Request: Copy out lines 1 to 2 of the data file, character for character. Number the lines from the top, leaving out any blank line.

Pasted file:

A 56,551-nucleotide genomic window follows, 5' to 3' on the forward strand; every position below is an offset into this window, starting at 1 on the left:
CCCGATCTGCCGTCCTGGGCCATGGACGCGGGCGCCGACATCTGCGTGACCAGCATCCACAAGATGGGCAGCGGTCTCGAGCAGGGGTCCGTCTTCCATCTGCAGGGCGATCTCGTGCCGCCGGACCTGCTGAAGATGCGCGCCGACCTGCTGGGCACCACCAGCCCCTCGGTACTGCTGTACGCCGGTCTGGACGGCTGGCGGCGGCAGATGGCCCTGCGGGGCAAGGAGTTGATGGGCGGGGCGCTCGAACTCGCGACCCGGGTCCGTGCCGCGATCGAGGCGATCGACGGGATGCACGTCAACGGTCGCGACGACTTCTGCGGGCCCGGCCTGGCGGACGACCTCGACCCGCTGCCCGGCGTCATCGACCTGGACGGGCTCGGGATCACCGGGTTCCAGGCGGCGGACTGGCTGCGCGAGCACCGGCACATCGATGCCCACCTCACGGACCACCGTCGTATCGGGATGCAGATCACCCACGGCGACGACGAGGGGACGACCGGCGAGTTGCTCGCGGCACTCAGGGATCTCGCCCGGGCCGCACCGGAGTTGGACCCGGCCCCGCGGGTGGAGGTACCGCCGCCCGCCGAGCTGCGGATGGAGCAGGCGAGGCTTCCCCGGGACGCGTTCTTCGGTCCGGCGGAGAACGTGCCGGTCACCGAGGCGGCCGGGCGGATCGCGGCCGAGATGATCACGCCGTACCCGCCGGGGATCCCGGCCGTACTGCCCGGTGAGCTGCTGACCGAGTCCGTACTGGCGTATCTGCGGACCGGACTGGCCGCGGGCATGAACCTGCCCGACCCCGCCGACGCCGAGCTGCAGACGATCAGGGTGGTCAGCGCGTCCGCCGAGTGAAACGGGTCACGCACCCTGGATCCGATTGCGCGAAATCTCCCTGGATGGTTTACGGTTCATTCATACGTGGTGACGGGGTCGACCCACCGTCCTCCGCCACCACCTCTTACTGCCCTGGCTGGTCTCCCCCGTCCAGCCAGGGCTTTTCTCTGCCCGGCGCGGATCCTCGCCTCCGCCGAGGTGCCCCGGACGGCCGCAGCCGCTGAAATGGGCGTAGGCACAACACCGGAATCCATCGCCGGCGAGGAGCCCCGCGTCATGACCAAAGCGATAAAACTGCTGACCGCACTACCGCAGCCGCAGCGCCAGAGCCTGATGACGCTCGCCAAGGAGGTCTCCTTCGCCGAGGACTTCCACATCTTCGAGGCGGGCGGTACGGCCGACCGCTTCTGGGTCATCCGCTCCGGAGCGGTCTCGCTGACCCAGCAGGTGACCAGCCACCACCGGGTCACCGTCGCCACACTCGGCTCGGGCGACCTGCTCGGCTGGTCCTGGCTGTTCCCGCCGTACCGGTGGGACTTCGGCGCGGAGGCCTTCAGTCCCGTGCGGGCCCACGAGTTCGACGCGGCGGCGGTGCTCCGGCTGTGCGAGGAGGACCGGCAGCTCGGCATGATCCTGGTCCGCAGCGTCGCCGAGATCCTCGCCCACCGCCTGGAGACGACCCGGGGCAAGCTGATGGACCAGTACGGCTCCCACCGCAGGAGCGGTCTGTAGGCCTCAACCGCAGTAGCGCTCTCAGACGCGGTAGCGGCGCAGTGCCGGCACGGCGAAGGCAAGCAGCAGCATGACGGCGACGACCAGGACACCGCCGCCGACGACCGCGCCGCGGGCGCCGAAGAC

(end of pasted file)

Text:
A 56,551-nucleotide genomic window follows, 5' to 3' on the forward strand; every position below is an offset into this window, starting at 1 on the left:
CCCGATCTGCCGTCCTGGGCCATGGACGCGGGCGCCGACATCTGCGTGACCAGCATCCACAAGATGGGCAGCGGTCTCGAGCAGGGGTCCGTCTTCCATCTGCAGGGCGATCTCGTGCCGCCGGACCTGCTGAAGATGCGCGCCGACCTGCTGGGCACCACCAGCCCCTCGGTACTGCTGTACGCCGGTCTGGACGGCTGGCGGCGGCAGATGGCCCTGCGGGGCAAGGAGTTGATGGGCGGGGCGCTCGAACTCGCGACCCGGGTCCGTGCCGCGATCGAGGCGATCGACGGGATGCACGTCAACGGTCGCGACGACTTCTGCGGGCCCGGCCTGGCGGACGACCTCGACCCGCTGCCCGGCGTCATCGACCTGGACGGGCTCGGGATCACCGGGTTCCAGGCGGCGGACTGGCTGCGCGAGCACCGGCACATCGATGCCCACCTCACGGACCACCGTCGTATCGGGATGCAGATCACCCACGGCGACGACGAGGGGACGACCGGCGAGTTGCTCGCGGCACTCAGGGATCTCGCCCGGGCCGCACCGGAGTTGGACCCGGCCCCGCGGGTGGAGGTACCGCCGCCCGCCGAGCTGCGGATGGAGCAGGCGAGGCTTCCCCGGGACGCGTTCTTCGGTCCGGCGGAGAACGTGCCGGTCACCGAGGCGGCCGGGCGGATCGCGGCCGAGATGATCACGCCGTACCCGCCGGGGATCCCGGCCGTACTGCCCGGTGAGCTGCTGACCGAGTCCGTACTGGCGTATCTGCGGACCGGACTGGCCGCGGGCATGAACCTGCCCGACCCCGCCGACGCCGAGCTGCAGACGATCAGGGTGGTCAGCGCGTCCGCCGAGTGAAACGGGTCACGCACCCTGGATCCGATTGCGCGAAATCTCCCTGGATGGTTTACGGTTCATTCATACGTGGTGACGGGGTCGACCCACCGTCCTCCGCCACCACCTCTTACTGCCCTGGCTGGTCTCCCCCGTCCAGCCAGGGCTTTTCTCTGCCCGGCGCGGATCCTCGCCTCCGCCGAGGTGCCCCGGACGGCCGCAGCCGCTGAAATGGGCGTAGGCACAACACCGGAATCCATCGCCGGCGAGGAGCCCCGCGTCATGACCAAAGCGATAAAACTGCTGACCGCACTACCGCAGCCGCAGCGCCAGAGCCTGATGACGCTCGCCAAGGAGGTCTCCTTCGCCGAGGACTTCCACATCTTCGAGGCGGGCGGTACGGCCGACCGCTTCTGGGTCATCCGCTCCGGAGCGGTCTCGCTGACCCAGCAGGTGACCAGCCACCACCGGGTCACCGTCGCCACACTCGGCTCGGGCGACCTGCTCGGCTGGTCCTGGCTGTTCCCGCCGTACCGGTGGGACTTCGGCGCGGAGGCCTTCAGTCCCGTGCGGGCCCACGAGTTCGACGCGGCGGCGGTGCTCCGGCTGTGCGAGGAGGACCGGCAGCTCGGCATGATCCTGGTCCGCAGCGTCGCCGAGATCCTCGCCCACCGCCTGGAGACGACCCGGGGCAAGCTGATGGACCAGTACGGCTCCCACCGCAGGAGCGGTCTGTAGGCCTCAACCGCAGTAGCGCTCTCAGACGCGGTAGCGGCGCAGTGCCGGCACGGCGAAGGCAAGCAGCAGCATGACGGCGACGACCAGGACACCGCCGCCGACGACCGCGCCGCGGGCGCCGAAGAC